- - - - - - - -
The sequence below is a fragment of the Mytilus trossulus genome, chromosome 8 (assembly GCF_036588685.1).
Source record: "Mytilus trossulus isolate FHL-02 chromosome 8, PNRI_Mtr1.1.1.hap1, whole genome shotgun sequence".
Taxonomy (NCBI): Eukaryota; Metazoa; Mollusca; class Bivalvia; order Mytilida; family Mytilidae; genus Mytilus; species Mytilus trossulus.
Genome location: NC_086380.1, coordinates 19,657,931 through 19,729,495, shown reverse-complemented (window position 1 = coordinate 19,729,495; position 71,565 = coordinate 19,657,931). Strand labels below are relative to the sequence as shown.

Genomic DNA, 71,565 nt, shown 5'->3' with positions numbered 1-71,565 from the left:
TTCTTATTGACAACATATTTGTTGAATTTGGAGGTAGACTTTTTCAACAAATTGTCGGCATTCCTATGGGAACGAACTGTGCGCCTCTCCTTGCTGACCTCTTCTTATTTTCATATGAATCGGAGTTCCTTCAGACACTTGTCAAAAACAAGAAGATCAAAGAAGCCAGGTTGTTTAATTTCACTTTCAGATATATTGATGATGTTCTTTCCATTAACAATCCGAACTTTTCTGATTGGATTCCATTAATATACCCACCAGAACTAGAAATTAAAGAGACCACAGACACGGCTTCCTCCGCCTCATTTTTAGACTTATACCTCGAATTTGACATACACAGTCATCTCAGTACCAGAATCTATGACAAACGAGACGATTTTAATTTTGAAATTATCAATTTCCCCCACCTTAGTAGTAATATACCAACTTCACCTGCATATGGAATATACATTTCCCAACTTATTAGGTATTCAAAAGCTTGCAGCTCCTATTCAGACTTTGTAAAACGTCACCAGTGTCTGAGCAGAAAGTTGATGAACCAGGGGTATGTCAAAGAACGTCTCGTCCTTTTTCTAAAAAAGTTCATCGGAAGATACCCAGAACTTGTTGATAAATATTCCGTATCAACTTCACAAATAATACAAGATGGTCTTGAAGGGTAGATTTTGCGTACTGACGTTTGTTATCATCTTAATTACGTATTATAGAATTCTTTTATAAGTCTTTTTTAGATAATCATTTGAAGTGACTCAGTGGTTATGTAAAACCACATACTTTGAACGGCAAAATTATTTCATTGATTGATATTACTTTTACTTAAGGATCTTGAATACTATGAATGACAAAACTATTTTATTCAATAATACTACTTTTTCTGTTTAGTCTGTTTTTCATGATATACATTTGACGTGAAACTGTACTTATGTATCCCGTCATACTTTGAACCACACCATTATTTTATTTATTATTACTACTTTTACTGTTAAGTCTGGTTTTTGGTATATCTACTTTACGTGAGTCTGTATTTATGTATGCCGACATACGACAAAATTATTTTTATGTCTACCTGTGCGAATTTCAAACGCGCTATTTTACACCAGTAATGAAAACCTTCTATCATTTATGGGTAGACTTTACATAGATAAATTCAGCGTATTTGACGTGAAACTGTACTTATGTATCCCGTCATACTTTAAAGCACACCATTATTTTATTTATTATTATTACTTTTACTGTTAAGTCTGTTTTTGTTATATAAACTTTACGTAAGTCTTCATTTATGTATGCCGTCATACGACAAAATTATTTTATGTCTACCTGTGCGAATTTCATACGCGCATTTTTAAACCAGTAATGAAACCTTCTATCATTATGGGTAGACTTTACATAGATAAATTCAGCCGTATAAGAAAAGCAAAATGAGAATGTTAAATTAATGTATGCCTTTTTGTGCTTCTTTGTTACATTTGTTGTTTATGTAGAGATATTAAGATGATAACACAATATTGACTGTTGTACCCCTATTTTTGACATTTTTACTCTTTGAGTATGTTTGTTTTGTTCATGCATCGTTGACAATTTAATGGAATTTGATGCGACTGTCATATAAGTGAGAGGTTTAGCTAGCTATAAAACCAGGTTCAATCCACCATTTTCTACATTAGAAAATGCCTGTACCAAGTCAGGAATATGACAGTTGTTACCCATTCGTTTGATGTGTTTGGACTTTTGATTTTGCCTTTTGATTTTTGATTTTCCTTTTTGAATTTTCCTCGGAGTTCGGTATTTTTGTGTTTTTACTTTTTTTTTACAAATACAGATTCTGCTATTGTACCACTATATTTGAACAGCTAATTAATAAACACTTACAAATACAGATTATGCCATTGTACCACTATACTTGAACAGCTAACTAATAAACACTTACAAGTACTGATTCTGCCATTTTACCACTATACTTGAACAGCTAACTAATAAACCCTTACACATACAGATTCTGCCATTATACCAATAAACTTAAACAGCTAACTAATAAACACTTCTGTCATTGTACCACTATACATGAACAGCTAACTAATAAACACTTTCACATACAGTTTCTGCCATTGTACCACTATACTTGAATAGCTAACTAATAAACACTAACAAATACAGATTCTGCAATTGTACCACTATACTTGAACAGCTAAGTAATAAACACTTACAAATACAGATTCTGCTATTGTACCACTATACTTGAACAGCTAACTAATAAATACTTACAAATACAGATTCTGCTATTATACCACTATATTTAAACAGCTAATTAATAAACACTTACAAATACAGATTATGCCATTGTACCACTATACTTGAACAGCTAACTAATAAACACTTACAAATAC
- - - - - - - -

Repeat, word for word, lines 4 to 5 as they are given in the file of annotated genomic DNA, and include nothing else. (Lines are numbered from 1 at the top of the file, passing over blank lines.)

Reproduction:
Genome location: NC_086380.1, coordinates 19,657,931 through 19,729,495, shown reverse-complemented (window position 1 = coordinate 19,729,495; position 71,565 = coordinate 19,657,931). Strand labels below are relative to the sequence as shown.

Genomic DNA, 71,565 nt, shown 5'->3' with positions numbered 1-71,565 from the left: